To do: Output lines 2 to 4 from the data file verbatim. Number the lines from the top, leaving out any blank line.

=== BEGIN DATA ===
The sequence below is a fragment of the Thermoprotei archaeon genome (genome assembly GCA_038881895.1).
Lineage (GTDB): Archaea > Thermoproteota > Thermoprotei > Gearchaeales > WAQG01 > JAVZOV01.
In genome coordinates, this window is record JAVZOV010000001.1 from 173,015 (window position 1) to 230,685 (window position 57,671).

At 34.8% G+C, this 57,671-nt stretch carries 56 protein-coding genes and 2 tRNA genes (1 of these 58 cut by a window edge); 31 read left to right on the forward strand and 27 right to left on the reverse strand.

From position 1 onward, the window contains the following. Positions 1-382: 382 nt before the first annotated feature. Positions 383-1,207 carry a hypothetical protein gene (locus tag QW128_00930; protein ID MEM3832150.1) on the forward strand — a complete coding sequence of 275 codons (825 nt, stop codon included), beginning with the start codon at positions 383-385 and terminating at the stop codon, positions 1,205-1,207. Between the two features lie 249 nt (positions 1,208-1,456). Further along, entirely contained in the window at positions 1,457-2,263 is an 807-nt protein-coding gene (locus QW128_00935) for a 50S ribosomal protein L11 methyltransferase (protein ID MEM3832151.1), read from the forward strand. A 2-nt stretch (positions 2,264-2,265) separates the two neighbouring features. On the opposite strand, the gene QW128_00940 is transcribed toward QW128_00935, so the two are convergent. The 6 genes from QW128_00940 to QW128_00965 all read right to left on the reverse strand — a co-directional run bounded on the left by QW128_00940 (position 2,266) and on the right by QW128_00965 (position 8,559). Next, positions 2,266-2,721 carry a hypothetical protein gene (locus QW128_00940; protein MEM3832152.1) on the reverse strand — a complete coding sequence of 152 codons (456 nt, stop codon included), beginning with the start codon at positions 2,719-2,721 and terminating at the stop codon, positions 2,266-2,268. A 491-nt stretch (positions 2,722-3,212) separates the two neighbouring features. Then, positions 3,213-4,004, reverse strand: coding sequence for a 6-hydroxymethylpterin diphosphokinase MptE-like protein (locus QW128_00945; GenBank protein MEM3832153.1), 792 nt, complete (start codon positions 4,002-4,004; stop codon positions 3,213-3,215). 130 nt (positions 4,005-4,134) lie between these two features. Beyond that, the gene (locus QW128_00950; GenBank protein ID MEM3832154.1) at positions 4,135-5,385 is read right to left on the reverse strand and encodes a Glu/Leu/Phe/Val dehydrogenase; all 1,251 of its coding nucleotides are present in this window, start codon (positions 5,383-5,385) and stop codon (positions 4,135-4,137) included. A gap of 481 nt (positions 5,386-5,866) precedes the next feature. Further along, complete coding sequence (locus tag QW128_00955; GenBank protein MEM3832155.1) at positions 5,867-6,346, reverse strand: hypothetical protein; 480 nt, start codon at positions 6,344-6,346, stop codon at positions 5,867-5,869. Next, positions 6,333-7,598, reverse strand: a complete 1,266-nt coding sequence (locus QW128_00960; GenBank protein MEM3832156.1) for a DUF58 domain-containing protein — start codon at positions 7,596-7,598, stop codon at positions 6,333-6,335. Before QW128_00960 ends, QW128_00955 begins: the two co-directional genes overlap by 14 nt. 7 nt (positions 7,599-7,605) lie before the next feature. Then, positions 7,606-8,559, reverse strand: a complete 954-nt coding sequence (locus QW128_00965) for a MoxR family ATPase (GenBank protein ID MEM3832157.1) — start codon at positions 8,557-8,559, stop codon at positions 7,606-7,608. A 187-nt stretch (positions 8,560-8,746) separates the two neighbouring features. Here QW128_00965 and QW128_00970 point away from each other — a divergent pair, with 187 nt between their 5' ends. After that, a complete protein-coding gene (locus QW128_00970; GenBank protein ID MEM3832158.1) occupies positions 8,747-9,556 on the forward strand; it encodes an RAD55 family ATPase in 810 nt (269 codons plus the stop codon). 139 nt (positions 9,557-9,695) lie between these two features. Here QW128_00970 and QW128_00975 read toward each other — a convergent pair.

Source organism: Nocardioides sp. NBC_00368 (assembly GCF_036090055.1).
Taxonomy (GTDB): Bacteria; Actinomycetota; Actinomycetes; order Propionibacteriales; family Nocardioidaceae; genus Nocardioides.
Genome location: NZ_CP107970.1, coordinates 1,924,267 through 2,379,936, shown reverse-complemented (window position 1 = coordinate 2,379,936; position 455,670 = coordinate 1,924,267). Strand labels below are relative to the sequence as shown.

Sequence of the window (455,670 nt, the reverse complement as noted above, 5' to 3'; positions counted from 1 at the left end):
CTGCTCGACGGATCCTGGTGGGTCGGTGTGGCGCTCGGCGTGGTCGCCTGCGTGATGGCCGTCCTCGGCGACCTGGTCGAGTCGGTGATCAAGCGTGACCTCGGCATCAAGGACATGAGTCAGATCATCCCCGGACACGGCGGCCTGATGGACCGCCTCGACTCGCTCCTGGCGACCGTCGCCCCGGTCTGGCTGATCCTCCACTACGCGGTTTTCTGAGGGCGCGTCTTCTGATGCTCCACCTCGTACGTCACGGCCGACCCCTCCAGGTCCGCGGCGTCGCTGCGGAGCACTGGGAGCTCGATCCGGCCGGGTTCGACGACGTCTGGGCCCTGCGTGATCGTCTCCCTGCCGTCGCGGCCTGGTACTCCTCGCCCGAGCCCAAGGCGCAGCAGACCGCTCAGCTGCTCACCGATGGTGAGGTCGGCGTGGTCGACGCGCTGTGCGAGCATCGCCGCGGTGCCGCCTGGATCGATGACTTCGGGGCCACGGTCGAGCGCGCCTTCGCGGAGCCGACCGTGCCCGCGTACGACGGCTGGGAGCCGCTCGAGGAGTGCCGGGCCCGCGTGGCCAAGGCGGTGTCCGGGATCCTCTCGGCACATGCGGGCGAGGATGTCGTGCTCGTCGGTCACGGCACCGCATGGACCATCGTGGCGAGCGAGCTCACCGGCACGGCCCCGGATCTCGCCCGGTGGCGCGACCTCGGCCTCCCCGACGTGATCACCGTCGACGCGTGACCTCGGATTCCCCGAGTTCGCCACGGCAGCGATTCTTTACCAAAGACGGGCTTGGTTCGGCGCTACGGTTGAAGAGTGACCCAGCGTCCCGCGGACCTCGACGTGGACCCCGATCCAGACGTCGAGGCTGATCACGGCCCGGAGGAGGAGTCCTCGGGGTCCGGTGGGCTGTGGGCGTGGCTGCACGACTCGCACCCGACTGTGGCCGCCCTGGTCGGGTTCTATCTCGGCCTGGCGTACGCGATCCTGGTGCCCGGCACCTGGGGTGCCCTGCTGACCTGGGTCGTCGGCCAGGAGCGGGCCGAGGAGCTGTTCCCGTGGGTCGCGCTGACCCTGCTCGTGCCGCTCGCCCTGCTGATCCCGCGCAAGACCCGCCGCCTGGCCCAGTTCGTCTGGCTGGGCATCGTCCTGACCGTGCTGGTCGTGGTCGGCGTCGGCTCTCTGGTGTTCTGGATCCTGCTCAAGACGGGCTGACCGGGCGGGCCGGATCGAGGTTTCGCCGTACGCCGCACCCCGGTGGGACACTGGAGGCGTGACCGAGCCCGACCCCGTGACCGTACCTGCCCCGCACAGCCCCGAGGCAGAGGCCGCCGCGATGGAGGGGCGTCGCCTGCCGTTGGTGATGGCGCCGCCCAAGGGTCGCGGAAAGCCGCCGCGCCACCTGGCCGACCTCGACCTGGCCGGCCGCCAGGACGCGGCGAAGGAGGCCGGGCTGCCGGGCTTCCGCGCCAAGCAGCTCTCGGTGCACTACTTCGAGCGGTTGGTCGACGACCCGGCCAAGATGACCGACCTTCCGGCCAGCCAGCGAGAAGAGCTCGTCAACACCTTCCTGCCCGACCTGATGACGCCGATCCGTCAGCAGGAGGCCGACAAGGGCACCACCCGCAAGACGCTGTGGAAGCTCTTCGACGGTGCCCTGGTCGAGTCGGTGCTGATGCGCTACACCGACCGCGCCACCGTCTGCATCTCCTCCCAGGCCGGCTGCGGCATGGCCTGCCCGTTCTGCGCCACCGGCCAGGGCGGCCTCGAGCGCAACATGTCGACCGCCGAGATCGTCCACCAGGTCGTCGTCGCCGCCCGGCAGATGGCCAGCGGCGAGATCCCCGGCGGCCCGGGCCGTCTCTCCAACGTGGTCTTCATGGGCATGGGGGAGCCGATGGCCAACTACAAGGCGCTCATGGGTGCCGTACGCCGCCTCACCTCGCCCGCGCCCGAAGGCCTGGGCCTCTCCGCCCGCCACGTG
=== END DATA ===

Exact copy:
Lineage (GTDB): Archaea > Thermoproteota > Thermoprotei > Gearchaeales > WAQG01 > JAVZOV01.
In genome coordinates, this window is record JAVZOV010000001.1 from 173,015 (window position 1) to 230,685 (window position 57,671).

At 34.8% G+C, this 57,671-nt stretch carries 56 protein-coding genes and 2 tRNA genes (1 of these 58 cut by a window edge); 31 read left to right on the forward strand and 27 right to left on the reverse strand.